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We have a tradition in our house. A tradition passed down from my parents. A tradition that I’m now passing down to my kids. A tradition known as, Friday Pizza Night.
Growing up, this tradition involved take-out pizza from the closet pizza delivery spot. Sometimes the wait for our Friday night pizza could be hours long, but it was always worth it. I’m not sure if the pizza was really that special or if the tradition of getting pizza every Friday night made the wait worth every minute.
After turning to real food, I realized most take-out pies aren’t made with the best ingredients. Ignorance truly is bliss (well, until your stomach and head start telling you otherwise–which is usually the case with overly-processed food).
Just because we had resolved to avoid processed food, didn’t mean we couldn’t keep my family’s Friday night tradition alive. I knew the solution: making pizza at home, in my own kitchen, where I could use the very best ingredients. There was only one slight problem. At the time, I didn’t exactly know how to cook anything that didn’t come from a box or package.
My first homemade pizza tasted and felt more like cardboard than actual food. My next few attempts were just as bad. Finally, one night, after being served one too many brick-like pizzas, Dustin pleaded, “Why don’t we take a break from pizza for a while.” For someone as stubborn as myself, that just wasn’t going to happen.
After a bit of research about how to make edible homemade pizza, I attempted to make pizza again. That night, I made a completely edible pizza. In fact, it was more than just edible, it was incredible! The crust was crispy and soft. The cheese was melted with a few brown patches, and the sauce was seasoned just right. My family’s tradition could live on, homemade style.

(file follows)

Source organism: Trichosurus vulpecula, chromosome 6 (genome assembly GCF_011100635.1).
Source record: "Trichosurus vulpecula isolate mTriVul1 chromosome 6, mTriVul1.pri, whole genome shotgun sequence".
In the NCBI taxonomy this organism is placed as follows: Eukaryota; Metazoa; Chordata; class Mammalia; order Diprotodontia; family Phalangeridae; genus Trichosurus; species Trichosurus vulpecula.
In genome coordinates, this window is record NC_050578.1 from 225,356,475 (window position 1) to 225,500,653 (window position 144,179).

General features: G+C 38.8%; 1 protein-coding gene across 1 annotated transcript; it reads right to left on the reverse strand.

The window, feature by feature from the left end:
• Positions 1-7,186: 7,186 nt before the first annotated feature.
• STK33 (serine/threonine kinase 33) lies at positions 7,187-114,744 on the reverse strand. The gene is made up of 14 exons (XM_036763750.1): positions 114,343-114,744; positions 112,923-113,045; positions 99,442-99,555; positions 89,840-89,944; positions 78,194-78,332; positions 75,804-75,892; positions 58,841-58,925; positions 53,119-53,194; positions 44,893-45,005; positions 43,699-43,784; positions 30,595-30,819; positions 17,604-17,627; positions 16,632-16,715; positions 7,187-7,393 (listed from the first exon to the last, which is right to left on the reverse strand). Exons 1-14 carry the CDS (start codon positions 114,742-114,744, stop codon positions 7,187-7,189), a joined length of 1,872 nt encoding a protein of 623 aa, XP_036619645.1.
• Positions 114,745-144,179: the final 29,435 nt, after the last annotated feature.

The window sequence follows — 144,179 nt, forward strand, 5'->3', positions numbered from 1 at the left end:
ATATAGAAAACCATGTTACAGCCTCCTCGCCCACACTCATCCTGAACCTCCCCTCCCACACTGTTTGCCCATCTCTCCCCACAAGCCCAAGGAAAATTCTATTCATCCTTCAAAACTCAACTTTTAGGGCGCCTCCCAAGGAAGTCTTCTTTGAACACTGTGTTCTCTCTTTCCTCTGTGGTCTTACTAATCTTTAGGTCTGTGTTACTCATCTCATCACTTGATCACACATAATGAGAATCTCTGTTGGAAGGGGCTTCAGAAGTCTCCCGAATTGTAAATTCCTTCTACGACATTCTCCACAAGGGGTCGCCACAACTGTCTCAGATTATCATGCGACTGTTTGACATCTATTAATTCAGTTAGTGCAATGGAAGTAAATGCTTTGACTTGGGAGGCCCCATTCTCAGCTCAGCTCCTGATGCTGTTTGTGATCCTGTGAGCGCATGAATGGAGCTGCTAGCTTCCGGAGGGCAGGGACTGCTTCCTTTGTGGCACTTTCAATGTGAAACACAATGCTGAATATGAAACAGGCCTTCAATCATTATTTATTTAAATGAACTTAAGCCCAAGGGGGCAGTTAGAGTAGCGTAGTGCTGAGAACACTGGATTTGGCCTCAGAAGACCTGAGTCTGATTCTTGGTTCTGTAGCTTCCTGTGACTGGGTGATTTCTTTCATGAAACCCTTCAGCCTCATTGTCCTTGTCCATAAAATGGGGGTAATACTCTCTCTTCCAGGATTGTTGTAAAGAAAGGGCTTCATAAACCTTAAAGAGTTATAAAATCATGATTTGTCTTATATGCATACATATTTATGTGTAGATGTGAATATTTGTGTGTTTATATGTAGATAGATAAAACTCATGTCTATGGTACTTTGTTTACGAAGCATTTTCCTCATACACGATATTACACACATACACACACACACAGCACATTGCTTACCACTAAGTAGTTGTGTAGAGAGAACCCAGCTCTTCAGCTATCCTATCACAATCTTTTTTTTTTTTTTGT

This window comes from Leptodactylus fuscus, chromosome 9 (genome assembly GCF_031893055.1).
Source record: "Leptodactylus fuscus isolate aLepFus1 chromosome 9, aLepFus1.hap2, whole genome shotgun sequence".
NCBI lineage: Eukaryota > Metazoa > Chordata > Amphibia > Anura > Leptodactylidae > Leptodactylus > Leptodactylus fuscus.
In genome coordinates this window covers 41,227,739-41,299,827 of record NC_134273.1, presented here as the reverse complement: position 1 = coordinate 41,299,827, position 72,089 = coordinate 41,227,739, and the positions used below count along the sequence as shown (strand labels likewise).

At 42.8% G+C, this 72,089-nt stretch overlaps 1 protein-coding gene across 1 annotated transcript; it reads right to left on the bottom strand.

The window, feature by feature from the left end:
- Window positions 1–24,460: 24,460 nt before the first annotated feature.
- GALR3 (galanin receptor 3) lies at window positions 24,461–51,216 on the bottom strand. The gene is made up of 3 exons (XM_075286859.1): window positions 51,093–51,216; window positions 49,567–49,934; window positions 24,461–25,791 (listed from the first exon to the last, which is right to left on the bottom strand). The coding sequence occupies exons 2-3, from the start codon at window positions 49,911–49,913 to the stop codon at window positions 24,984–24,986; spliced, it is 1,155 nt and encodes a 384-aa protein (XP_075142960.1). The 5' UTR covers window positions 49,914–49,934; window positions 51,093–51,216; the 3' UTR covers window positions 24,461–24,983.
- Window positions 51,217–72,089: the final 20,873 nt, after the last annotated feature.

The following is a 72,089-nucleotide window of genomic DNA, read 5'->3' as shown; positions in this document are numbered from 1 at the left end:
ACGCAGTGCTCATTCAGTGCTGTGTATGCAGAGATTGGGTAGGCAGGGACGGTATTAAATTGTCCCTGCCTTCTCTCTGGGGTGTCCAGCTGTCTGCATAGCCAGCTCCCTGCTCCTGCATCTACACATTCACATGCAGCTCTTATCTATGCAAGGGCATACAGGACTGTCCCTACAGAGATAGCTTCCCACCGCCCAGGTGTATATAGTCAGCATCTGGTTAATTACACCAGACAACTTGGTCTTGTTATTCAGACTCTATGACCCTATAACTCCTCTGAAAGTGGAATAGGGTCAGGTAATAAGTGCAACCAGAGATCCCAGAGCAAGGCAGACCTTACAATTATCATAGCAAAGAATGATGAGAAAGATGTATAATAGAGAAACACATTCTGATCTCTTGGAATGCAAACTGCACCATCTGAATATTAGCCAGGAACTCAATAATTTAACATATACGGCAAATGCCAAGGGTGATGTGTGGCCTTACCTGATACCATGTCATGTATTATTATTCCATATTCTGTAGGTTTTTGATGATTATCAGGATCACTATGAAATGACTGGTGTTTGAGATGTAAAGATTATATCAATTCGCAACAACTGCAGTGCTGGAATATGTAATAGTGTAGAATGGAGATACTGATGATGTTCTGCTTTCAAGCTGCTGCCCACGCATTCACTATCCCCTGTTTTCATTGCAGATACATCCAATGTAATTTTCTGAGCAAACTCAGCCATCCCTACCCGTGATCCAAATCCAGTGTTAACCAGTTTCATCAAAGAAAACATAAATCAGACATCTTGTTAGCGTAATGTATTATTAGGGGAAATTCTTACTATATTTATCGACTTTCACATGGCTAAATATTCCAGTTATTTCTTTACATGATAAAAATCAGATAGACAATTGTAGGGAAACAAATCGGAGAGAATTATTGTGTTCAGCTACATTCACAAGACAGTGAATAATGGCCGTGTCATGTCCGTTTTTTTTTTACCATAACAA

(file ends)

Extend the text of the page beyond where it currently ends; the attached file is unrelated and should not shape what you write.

Pizza night is now a family affair. The kids scoop and dump the flour into the designated bowl and then roll out the dough, stealing little pieces of dough after each roll, and Dustin shreds the cheese. At this point, I’ve been appointed to head pizza supervisor, which means I heat the oven, warm the baking stone, and make sure the kids don’t completely devour the raw dough.
On Friday night, I’ll occasionally share a pizza-making picture or video via Instagram Story. Each time I share a homemade pizza creation, I receive questions about the einkorn pizza dough recipe used to make the crust. Most of the time, I refer reader friends to a pizza dough recipe originally published on the blog in 2013. In that post, I shared my recipe for whole wheat pizza dough, which I just updated last year with a note at the bottom to include instructions on making einkorn pizza dough. It’s a bit hard to read through that post and then read through the einkorn notes at the very bottom, so I thought it would be helpful to write a brand new post about making einkorn pizza dough.
Making Einkorn Pizza DoughEinkorn Flour 101
Einkorn is known as the oldest variety of wheat, making it an “ancient” grain. The ancient grain is believed to have originated in the Tigris-Euphrates region and is possibly the main grain referenced in the earliest accounts of the Bible. To put it simply, einkorn is the wheat men were eating in the earliest days before modern-day wheat varieties. While modern wheat has undergone hybridization, einkorn still holds true to its original properties.
The sweet, ancient grain has a lighter texture and taste than modern-day wheat, and contains a more favorable gluten ratio. People with minor gluten sensitives may be able to consume einkorn without the issues associated with whole wheat due the lack of D-genome; however, einkorn is not gluten-free.
All-purpose einkorn flour looks and tastes similar to white flour, so it’s the perfect flour (in my opinion) to use when making pizza dough. Einkorn is sold in some health food stores and online. Einkorn does act a bit different than whole wheat when it’s used in baked recipes, so it does take some time to get used to this flour.